Photo Attribution: USATSIUSA Today came out with its annual college football coaches salary database on Wednesday and Mike Gundy was near the top of the list. His $3.45 million salary sparked some pretty intense feelings on Twitter.He’s overpaid!Pay him more so he won’t leave!I can’t believe he can’t afford a jacket he’s not ashamed to leave untucked!OK, so not the last one but it does raise the question of whether or not Mike Gundy is paid properly. As Deadspin pointed out, you’re worth whatever somebody will give you but that’s not a very fun answer so let’s look deeper.I want to show you why why Mike Gundy is underpaid at $3.45 million.To do so let’s take another school in the Big 12 that has traditionally been pretty good at basketball and not that great at football.Hmmm…let’s look at Iowa State.In 2012 Iowa State’s athletic department generated $55 million in revenue, $12 million of it in ticket sales.That’s a lot, but nowhere near what OSU generated. That same year OSU generated $87 million in revenue, $23 million of it in ticket sales.[1. We’re presuming that the majority of collegiate revenue is basketball/football related and really, if we’re honest, football related. I don’t feel like this is a stretch, especially with tickets.]The catch is that Iowa State has a bigger basketball arena and a football stadium that is more or less the same size. I wasn’t great at statistics in college but the difference in what the two schools generated ($32 million) seems to be greater than Mike Gundy’s salary $3.45 million.Now I know what you’re saying.Boone did that!Holder did that!Heck, Weeden did that!And those things are true, to disparage what hundreds of other folks have done to make OSU successful is trite, but remember most of those people are under the guidance of Gundy.Let’s look at OSU’s football record compared to ISU’s record over the last few years.Last three yearsOSU: 31-8ISU: 17-21And football attendance records over that same timespan…OSU2012 — 56,0002011 — 57,0002010 — 51,000ISU2012 — 55,0002011 — 54,0002010 — 45,000OSU with a slight lead, but here’s the thing. OSU is charging way more for its season ticket packages than Iowa State is. The simple reason: It can, because of that “Big 12 Champions” banner hanging in the east end zone.Really, take a look:Here’s Iowa State…Here’s Oklahoma State…OSU charges as much for recent graduates as Iowa State does for donors!Winning matters when it comes to the elasticity of ticket sales (let’s look back at this if Iowa State wins 30 games over the next three years) and Gundy is at the head of all that.But look at how many more donations OSU has gotten than Iowa State, you say. That’s true, but if you don’t think that’s Big 12 title-related, you’re kidding yourself.Football is the axis upon which this business model swings and Gundy is killing it right now. In 2005, the year Gundy took over, OSU’s revenue was $51 million with total ticket sales at $13 million. The increase of that alone to $87 million in 2013 means that Gundy is wildly underpaid at $3.45 million.But inflation, you say. What about it?$87 million in 2013 dollars is still $73 million in 2005 dollars so even if you think Gundy is responsible for, say, 25% of athletic department revenue AND take inflation into account, he’s still worth more than $3.45 million ($73 million – $51 million * 25% = $5.5 million).I’m totally ignoring the fact that Gundy could be replaced with somebody just as competent who could have done the exact same thing — this is the great equalizer for athletic directors and why they’re all praying Texas doesn’t do something stupid like blow the market on Saban at $10 million a year.And before we start thinking any fool could coach Weeden and Blackmon to a Big 12 title, remember that Mack Brown only has two conference titles at Texas in his time there (I believe the nerds call this “value above replacement”).Gundy is one of only seven coaches of the 11 highest paid to have a conference title. Going to the BCS is no joke and Gundy turned the trick in just six years as the head coach at Oklahoma freaking State.And he might do it in two of his first eight.If you’re looking for the comments section, it has moved to our forum, The Chamber. You can go there to comment and holler about these articles, specifically in these threads. You can register for a free account right here and will need one to comment.If you’re wondering why we decided to do this, we wrote about that here. Thank you and cheers!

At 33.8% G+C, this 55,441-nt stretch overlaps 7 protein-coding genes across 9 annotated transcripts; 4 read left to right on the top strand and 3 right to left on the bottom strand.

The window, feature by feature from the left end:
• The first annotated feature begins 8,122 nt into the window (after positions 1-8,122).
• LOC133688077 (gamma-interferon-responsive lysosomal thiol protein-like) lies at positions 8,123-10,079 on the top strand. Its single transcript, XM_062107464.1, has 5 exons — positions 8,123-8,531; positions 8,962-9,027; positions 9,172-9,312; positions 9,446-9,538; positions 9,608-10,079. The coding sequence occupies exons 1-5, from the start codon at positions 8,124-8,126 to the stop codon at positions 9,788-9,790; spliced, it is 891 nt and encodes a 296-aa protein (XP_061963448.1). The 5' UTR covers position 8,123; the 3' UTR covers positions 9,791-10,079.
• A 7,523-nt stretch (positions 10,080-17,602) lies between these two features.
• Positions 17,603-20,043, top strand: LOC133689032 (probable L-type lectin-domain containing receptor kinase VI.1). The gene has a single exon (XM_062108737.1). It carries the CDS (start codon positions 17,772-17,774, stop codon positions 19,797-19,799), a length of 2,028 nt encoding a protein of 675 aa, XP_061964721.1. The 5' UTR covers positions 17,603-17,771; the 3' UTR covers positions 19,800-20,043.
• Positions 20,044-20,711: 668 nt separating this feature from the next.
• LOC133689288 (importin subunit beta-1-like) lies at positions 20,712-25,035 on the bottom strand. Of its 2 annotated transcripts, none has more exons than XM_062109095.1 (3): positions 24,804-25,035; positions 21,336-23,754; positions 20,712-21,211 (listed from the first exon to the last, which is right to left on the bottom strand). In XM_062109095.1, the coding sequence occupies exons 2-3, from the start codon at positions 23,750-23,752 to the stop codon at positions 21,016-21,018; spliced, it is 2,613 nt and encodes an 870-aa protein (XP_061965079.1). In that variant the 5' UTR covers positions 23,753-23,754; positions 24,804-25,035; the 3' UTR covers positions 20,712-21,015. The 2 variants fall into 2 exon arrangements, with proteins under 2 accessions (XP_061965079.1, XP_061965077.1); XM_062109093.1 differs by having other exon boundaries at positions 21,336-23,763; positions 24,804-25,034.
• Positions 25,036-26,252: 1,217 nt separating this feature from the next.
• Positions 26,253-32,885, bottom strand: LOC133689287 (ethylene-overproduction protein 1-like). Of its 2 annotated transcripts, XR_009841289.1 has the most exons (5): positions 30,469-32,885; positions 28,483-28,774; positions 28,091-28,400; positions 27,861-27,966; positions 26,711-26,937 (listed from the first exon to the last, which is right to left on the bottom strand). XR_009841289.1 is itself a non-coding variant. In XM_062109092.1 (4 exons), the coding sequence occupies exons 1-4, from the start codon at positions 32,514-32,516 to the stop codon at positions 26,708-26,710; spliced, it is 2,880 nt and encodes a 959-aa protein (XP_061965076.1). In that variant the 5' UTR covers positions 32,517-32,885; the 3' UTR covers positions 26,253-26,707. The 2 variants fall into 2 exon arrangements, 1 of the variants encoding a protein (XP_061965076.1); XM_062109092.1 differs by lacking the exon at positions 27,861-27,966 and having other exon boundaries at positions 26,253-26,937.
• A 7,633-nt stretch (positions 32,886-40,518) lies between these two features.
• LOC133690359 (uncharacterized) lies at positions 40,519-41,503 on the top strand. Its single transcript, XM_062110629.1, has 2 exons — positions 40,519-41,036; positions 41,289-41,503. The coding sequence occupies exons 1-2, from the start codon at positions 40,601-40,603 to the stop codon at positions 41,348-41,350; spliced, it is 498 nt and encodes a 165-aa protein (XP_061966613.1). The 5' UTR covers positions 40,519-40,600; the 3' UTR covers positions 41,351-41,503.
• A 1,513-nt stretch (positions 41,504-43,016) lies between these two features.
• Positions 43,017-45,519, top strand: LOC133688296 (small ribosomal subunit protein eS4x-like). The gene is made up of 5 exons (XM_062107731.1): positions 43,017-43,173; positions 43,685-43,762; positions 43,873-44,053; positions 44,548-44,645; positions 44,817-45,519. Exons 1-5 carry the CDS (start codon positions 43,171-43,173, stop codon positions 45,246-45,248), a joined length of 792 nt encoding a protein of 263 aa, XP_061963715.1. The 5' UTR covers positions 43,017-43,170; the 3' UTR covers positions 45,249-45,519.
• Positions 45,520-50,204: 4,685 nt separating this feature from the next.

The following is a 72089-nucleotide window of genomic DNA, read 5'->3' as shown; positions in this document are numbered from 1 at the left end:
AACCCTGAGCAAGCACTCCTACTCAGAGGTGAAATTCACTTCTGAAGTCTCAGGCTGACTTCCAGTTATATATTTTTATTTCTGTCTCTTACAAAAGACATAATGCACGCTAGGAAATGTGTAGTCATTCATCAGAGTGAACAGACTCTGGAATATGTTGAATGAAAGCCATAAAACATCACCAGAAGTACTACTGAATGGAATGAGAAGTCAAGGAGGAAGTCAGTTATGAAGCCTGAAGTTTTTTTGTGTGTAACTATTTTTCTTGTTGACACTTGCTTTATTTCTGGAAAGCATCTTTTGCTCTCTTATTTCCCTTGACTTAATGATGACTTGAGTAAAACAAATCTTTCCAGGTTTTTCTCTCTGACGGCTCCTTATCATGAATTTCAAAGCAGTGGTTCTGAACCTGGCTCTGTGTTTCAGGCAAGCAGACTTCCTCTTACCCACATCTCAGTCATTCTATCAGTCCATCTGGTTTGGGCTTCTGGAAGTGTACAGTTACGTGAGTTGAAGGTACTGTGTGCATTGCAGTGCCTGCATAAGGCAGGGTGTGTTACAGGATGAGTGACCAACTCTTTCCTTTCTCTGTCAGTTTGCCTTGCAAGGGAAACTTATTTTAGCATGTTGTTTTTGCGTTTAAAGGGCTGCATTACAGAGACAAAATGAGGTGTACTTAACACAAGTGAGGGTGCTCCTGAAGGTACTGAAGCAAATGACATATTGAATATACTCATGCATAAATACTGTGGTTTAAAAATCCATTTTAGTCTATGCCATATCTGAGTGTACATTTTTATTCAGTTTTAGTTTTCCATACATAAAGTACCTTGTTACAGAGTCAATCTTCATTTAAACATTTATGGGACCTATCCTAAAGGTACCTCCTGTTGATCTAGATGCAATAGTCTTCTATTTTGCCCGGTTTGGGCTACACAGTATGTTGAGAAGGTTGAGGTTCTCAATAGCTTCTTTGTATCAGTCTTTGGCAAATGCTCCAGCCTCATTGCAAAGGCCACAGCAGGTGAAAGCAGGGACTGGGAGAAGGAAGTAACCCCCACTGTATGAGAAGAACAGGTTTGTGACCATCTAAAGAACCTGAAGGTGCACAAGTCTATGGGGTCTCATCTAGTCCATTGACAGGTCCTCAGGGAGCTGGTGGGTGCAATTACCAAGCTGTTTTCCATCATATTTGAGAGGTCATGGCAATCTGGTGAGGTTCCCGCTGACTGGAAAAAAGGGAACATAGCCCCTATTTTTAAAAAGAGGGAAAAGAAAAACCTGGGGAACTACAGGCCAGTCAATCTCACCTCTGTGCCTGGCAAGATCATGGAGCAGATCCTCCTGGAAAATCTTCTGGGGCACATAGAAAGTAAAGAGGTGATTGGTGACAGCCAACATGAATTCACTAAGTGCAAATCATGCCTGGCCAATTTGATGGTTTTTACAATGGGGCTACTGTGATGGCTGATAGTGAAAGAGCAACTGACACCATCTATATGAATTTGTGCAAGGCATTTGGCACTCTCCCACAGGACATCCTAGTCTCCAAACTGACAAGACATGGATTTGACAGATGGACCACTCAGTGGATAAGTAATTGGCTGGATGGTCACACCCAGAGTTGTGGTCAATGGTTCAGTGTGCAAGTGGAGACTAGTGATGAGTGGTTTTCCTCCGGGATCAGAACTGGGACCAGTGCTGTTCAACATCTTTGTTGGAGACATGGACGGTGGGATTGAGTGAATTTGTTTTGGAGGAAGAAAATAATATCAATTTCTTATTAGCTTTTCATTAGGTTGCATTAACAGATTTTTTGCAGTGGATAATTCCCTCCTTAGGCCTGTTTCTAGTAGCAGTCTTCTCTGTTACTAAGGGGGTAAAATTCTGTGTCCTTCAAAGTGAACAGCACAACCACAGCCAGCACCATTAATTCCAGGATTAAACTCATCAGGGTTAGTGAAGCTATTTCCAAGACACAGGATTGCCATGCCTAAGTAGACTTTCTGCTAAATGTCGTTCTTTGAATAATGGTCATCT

Depends on who you ask. Either way, the fight around the federal Liberals’ climate change policy is shaping up to be the key battle of the 2019 election. Here’s the thing, though: Chances are you don’t actually know how you’ll be hit with it when it lands on Jan. 1. And on Tuesday, despite also not really knowing how much their plan will impact you, the Liberals announced rebates for Canadian families in certain provinces.It’s the most convoluted federal-provincial policy we’ve encountered since…marijuana legalization, just last week. And that doesn’t even take into account the branding war over what we’ll actually call this thing. Is it a tax on everything or a price on pollution? Whichever side you land on, be prepared to hear both those phrases a lot. We’ll take you inside the climate change debate, and try to figure out how and if you’ll end up paying for it.Parliament Hill Reporter Cormac Mac Sweeney joins Jordan Heath-Rawlings to break it down.Audio Playerhttp://media.blubrry.com/thebigstory/s/radio.pmd.rogersdigitalmedia.com/podcasts/thebigstory/tbs_1024.mp300:0000:0000:00Use Up/Down Arrow keys to increase or decrease volume.